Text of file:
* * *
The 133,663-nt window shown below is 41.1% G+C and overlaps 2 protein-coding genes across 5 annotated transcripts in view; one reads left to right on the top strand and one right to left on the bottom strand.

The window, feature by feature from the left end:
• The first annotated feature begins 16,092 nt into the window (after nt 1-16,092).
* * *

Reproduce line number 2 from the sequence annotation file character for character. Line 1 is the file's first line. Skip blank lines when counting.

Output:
The window, feature by feature from the left end: